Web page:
I just finished reading an article on parenting that suggests using the word ‘proud’ in regards to your children is the wrong thing to do because it suggests a kind of ownership. When they achieve something we should feel happy for them, it says, not proud.

‘Dad, we wanna wrestle you!’ Archie screams from the lounge room and something primal awakens inside me.

My teeth grind and the hair on my forearms bristles in anticipation of the battle ahead. ‘I’m feeling strong today. Have you warmed up?’ I yell as I run to the kitchen pantry – which is decorated with the boys’ pictures and artwork – so I can look at one of my favourite paintings, a Lewis original.

Its long, seemingly random strokes of yellow depict a lot more than the average art enthusiast can see. What holds me spellbound is the accompanying caption he dictated to his kindergarten teacher: my Strong Daddy is punching bombs away. I love it because it’s true. I am a strong dad and I would undoubtedly punch bombs away if they were hurtling towards my children, but even as I acknowledge the accuracy I am struck down with confusion by the article I just read. Am I proud of this painting because deep down I think I own my children like some slave-owner from a century or so back?

I look to the lounge room to see Archie doing step-ups on the stairs and Lewis and Tyson jumping up and down in anticipation, and as I run through my own warm-up routine – hamstring and glute stretches, a dozen mountain climbers, ten sit-ups and thirty seconds of jogging on the spot – I can’t help but question my own feelings and motives.

I initially told Lewis I was proud of the super job he’d done of the painting – the brazen yellow strokes and the perfectly placed blotches exhibit the artist’s eye for detail and hint at his awesome talent – but was I really proud? Or was I displaying something even less honourable, like ego gratification at the recognition of my strength? Maybe I was simply happy because he felt proud of his own painting? Or maybe he was happy because I was so proud of him, and I was happy because I saw how happy he was on hearing of my pride?

fight1Oh God, regardless of the spin I put on it, again and again I return to the same conclusion – I do feel proud of my kids – and this leaves me with no choice but to confront an uncomfortable truth. I believe in the ownership of one’s children and therefore support slavery in its many forms. These thoughts and realisations can only lead to illness.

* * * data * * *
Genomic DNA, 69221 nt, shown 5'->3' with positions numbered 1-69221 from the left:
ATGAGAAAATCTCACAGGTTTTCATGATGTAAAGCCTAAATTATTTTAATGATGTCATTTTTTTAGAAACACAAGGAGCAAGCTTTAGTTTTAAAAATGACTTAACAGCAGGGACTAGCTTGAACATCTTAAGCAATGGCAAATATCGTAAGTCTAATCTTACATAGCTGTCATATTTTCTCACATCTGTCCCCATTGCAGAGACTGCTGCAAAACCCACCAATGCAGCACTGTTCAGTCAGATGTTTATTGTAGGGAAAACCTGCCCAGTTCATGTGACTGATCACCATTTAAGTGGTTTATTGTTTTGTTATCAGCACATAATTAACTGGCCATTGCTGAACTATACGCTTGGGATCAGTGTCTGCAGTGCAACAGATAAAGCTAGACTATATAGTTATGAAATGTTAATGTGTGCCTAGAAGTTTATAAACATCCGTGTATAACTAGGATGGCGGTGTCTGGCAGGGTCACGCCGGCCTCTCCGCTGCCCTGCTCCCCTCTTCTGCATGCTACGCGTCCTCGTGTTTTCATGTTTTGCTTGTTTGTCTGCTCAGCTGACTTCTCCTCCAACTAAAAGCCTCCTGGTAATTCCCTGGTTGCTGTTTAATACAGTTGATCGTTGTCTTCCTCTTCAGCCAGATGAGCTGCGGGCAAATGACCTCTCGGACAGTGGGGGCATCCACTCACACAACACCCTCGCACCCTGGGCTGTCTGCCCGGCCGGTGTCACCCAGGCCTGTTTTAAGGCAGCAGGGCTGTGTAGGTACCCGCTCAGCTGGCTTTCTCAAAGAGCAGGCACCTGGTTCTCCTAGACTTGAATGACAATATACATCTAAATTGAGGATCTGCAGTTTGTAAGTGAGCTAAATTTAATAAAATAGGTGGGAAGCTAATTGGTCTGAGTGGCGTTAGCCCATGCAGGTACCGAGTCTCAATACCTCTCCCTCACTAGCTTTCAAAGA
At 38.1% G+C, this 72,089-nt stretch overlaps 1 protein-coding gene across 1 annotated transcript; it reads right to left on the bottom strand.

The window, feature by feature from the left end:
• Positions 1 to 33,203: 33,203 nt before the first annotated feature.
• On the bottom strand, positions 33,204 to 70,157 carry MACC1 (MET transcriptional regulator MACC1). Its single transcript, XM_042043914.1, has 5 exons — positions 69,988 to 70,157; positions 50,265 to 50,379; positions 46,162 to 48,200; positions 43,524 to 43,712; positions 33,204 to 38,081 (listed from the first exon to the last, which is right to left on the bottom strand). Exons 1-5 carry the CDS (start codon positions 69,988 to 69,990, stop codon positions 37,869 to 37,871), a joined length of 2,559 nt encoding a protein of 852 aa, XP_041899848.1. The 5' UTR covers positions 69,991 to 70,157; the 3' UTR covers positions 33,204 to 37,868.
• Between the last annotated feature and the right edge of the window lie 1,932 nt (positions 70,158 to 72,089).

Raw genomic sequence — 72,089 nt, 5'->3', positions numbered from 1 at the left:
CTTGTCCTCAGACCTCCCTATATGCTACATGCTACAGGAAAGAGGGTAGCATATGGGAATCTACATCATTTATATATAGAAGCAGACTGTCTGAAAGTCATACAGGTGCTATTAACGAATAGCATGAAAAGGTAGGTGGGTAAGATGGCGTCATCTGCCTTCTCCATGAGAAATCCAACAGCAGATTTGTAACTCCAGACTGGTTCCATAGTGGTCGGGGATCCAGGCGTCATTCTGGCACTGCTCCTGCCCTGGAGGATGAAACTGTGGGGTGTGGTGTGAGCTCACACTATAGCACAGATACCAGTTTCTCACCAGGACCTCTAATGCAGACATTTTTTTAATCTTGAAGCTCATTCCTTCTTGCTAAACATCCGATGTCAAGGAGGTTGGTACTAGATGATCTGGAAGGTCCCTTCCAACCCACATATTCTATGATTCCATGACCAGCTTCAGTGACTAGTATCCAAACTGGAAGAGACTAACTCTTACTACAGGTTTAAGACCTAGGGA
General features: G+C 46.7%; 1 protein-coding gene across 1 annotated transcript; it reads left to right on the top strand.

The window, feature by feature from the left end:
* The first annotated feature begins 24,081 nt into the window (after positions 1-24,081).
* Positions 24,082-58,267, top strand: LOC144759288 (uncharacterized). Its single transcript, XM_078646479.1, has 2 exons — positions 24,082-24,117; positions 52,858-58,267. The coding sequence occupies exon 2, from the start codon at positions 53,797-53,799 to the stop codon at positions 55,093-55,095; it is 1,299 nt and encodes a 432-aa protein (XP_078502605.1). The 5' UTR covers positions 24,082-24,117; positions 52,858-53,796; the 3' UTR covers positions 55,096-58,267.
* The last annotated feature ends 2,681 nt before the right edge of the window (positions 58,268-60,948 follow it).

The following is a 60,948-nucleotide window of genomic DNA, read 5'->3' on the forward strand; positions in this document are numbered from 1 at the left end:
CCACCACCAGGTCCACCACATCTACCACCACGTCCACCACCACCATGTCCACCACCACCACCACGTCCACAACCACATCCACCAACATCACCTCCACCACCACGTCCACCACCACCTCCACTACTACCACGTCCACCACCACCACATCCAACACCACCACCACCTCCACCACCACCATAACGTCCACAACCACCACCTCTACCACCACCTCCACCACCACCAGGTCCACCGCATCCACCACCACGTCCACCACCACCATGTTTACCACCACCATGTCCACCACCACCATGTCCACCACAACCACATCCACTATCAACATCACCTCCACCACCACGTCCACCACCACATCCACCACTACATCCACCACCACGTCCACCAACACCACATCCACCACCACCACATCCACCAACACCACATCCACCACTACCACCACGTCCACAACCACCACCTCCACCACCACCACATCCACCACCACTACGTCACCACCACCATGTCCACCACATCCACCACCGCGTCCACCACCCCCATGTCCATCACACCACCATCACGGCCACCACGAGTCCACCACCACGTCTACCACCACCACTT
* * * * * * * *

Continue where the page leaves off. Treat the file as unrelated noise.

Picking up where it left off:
‘Dad,’ Archie yells again, ‘we wanna fight you!’

‘Them’s fighting words,’ I scream in return as I slap myself across the back of the neck, charge the lounge room and dive to the ground, carpet-burned and ready. Milliseconds pass and I am smothered in a ferocious blanket of flailing children squealing at me.

Even though their strength is not great, their limbs no match for my classically defined and regularly cultivated Hulk Hogan-like muscles (1980s style), their intensity is fever-pitched and relentless. As the minutes turn to hours I weaken against their tireless onslaught. The playing field is slowly levelled. I am reduced to a drooling mess beneath them and exhaustion delivers me to semi-consciousness. The squealing and laughing is muffled, the thumps and punches and chokeholds seem far away as my body becomes a large dome of silence. The Strong Daddy who punches bombs away lies defeated.

I scream, ‘Dear Lord, the cacophony!’ and a feeling of sadness comes over me as I think about the time I was reading Hairy Maclary’s Caterwaul Caper to Archie as a toddler and the way he laughed at the crazy musical sound of the word cacophony when we got to page twenty-four. It echoes inside my mind in Archie’s two-year-old voice – coph-cophony. It was one of his first multisyllabic words.

fight2An uncharted amount of time passes and then I am punched in the back of the head. My primal drive to win at all costs returns. A sharp jolt and twist to the right is all I need to scatter the boys to separate places on the grubby carpet, and when I roll to my knees I am in possession of two weapons. Yes, weapons. On the outside it would appear as if I am just a simple dad in his lounge room play-fighting with three under six-year-olds, but on the inside I am my favourite modern-day superhero: Hit Girl, the foul-mouthed, knife-slinging young sidekick from the life-affirming movie Kick-Ass. The decorative cushions I am holding are pistols. My aim is well-practised and deadly.

There may come a day when Lewis realises that his Strong Daddy can’t actually punch bombs away, and there may come a time when even channelling the energies of Hit Girl is not enough to claim victory against the might of my children. But not today, my friends. Because I have been revived from this near-defeat with an epiphany: Even though I don’t own my children I do feel that I’m in possession of them, for the time being, and the melancholy blur comes from understanding that I am constantly in the process of relinquishing them to their own lives.

With every one of their achievements and failures, with each bedtime story, packed lunch, nappy change, school drop-off, midnight scream for cuddles; with every internal surge of frustration, love, guilt, happiness and, yes, pride, I am letting go of my babies.

It’s all incredibly important and it all matters because this crazy screaming battle in the lounge room is about to end, and it has occurred to me the number of wrestles remaining is finite.

 KickAssHitGirl